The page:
Q: Were there conscious things that you were going for?
Stanton: No. Everything tends to be just an accident. I have had a million things in other movies that I have worked on and people will go “you know, that’s just like this” and you go “oh really?” (Laughs) I want everything to come from a sincere place, from a truthful place. Whether that ends up being a choice that seven other films made, I don’t care, as long as that choice came for the right reasons.
Q: The retrieving of live vegetation reminded me of Huey, Dewey, and Louie from Silent Running.
Stanton: You know, all of those 70s films. Huey, Dewey, and Louie, definitely from the perspective of imbuing a personality on a machine… that affected me big when I was a kid, almost in the same way that The Red Balloon did in terms of imbuing something on a red balloon. It’s all from that same family. It’s a very small pool to pull from. If you think, cinematically, how often that’s been done, then you cull that down to how often that’s been done in sci-fi, it’s a small pool.
Q: Children don’t need to be talked down to.
Stanton: I argue that kids are smarter than you think. Kids are wired up for the first ten to fifteen years of their life to figure everything out. They’re watching you all the time; maybe they don’t understand what you and Mom just talked about, but they’re trying to glean anything out of the inflection, out of the timing, out of when it’s happening, what peoples’ faces look like. They’re way more receptive to translate than our jaded adult selves.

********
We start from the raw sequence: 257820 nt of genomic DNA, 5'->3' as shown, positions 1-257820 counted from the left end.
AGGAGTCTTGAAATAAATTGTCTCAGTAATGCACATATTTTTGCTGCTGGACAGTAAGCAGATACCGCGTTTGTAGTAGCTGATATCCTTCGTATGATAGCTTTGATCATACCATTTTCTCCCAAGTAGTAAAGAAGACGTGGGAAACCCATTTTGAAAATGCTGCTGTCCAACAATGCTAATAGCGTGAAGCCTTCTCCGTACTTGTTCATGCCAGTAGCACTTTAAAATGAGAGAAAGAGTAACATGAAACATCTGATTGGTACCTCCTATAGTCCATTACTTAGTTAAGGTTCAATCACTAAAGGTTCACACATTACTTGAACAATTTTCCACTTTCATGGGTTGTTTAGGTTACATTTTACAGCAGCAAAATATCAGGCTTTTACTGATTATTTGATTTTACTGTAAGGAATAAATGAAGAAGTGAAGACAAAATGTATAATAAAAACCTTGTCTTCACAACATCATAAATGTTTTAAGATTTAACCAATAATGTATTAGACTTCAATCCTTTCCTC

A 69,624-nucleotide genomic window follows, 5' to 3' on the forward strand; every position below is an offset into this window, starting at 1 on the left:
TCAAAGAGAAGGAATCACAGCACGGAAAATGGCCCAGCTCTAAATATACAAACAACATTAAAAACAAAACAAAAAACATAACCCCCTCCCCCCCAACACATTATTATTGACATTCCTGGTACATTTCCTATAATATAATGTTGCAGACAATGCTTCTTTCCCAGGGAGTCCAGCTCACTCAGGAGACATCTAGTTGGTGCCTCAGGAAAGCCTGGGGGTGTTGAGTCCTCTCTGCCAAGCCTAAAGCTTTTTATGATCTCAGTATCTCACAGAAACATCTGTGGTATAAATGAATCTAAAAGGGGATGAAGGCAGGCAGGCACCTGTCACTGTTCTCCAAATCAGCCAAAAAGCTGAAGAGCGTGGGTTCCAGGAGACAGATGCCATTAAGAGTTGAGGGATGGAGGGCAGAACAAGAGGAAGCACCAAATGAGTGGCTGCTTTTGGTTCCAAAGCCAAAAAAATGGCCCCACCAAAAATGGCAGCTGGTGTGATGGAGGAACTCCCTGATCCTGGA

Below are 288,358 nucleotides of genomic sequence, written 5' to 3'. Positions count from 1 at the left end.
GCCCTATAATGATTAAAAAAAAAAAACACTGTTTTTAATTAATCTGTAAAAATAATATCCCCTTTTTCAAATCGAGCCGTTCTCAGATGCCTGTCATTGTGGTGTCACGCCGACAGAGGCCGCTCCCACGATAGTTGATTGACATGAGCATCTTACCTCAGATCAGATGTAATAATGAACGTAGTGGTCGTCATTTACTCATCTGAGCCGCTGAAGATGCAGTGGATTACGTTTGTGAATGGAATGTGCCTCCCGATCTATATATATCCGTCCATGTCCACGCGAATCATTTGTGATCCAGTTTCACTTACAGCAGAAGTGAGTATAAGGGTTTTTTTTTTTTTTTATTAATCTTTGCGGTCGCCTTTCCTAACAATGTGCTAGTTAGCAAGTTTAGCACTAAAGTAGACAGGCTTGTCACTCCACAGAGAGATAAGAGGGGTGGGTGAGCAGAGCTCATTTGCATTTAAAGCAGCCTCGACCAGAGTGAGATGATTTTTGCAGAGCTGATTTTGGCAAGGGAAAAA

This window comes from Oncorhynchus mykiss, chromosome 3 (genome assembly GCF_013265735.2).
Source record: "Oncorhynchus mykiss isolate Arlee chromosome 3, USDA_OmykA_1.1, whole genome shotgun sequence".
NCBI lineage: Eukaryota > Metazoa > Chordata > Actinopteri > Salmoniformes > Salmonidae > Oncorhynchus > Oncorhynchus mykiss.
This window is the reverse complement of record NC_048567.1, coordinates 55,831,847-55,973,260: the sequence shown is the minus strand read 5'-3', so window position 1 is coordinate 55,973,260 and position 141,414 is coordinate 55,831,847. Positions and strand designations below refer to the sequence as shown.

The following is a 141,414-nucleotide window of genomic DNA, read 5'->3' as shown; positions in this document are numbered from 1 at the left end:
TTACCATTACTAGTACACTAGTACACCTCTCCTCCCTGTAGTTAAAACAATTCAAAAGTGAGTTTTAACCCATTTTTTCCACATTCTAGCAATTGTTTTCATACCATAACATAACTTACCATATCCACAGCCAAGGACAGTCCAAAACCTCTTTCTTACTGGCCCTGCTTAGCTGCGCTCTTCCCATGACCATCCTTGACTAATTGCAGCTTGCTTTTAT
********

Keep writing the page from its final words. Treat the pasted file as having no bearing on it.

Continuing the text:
Q: You said you got the idea for Finding Nemo from your own child. Was there something from your life that gave rise to this idea?
Stanton: No. Like I said, things came from different things from different movies, and this one was just coming up with a situation of a robot left alone on a sort of Robinson Crusoe kind of situation, and that just evolved a ton. And the funny thing is that immediately, almost in the next sentence – I remember Pete Docter and I continued to talk about it after our lunch – was that without even any debate, we said, “Oh, you’d never want to have it speak. You’d want it be a real robot. You’d want it to have to speak with how it was built.” That’s the excitement about it.
Q: Where did the use of live action come from?
Stanton: To be honest, it just came out of a logistical conceit that I knew I wanted to use footage from a musical, from a live-action movie. I felt I had the luxury of evolution on my side, that we made up the future for humans, so that we don’t have to worry about matching. But any retro footage, I just felt you wouldn’t be in the same world if you didn’t [use humans], since we knew we were going to use footage from Hello, Dolly!